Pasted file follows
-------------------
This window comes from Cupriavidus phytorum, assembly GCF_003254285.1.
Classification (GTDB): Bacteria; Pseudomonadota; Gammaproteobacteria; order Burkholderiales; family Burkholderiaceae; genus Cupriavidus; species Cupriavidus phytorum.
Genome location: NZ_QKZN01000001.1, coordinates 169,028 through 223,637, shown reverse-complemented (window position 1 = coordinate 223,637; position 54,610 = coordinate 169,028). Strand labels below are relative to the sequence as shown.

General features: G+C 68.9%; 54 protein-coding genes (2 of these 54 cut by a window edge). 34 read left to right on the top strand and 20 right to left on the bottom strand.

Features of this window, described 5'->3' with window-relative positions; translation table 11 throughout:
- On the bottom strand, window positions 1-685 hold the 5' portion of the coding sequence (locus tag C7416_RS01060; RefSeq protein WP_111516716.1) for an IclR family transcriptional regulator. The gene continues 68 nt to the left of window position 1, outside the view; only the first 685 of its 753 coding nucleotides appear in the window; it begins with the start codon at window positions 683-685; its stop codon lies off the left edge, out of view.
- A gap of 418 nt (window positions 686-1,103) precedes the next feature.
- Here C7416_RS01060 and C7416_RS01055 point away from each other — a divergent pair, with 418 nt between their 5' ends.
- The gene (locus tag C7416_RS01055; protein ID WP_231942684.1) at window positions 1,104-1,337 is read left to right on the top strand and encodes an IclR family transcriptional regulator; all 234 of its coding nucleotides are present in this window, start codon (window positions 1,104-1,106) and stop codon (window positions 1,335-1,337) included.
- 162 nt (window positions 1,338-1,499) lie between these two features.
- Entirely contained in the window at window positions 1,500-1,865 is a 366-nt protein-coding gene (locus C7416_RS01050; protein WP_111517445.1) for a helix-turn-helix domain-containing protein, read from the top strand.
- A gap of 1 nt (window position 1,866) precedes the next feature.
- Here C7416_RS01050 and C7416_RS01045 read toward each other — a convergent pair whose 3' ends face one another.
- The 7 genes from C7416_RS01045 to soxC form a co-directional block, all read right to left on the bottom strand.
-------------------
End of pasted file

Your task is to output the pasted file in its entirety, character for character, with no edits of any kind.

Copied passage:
This window comes from Cupriavidus phytorum, assembly GCF_003254285.1.
Classification (GTDB): Bacteria; Pseudomonadota; Gammaproteobacteria; order Burkholderiales; family Burkholderiaceae; genus Cupriavidus; species Cupriavidus phytorum.
Genome location: NZ_QKZN01000001.1, coordinates 169,028 through 223,637, shown reverse-complemented (window position 1 = coordinate 223,637; position 54,610 = coordinate 169,028). Strand labels below are relative to the sequence as shown.

General features: G+C 68.9%; 54 protein-coding genes (2 of these 54 cut by a window edge). 34 read left to right on the top strand and 20 right to left on the bottom strand.

Features of this window, described 5'->3' with window-relative positions; translation table 11 throughout:
- On the bottom strand, window positions 1-685 hold the 5' portion of the coding sequence (locus tag C7416_RS01060; RefSeq protein WP_111516716.1) for an IclR family transcriptional regulator. The gene continues 68 nt to the left of window position 1, outside the view; only the first 685 of its 753 coding nucleotides appear in the window; it begins with the start codon at window positions 683-685; its stop codon lies off the left edge, out of view.
- A gap of 418 nt (window positions 686-1,103) precedes the next feature.
- Here C7416_RS01060 and C7416_RS01055 point away from each other — a divergent pair, with 418 nt between their 5' ends.
- The gene (locus tag C7416_RS01055; protein ID WP_231942684.1) at window positions 1,104-1,337 is read left to right on the top strand and encodes an IclR family transcriptional regulator; all 234 of its coding nucleotides are present in this window, start codon (window positions 1,104-1,106) and stop codon (window positions 1,335-1,337) included.
- 162 nt (window positions 1,338-1,499) lie between these two features.
- Entirely contained in the window at window positions 1,500-1,865 is a 366-nt protein-coding gene (locus C7416_RS01050; protein WP_111517445.1) for a helix-turn-helix domain-containing protein, read from the top strand.
- A gap of 1 nt (window position 1,866) precedes the next feature.
- Here C7416_RS01050 and C7416_RS01045 read toward each other — a convergent pair whose 3' ends face one another.
- The 7 genes from C7416_RS01045 to soxC form a co-directional block, all read right to left on the bottom strand.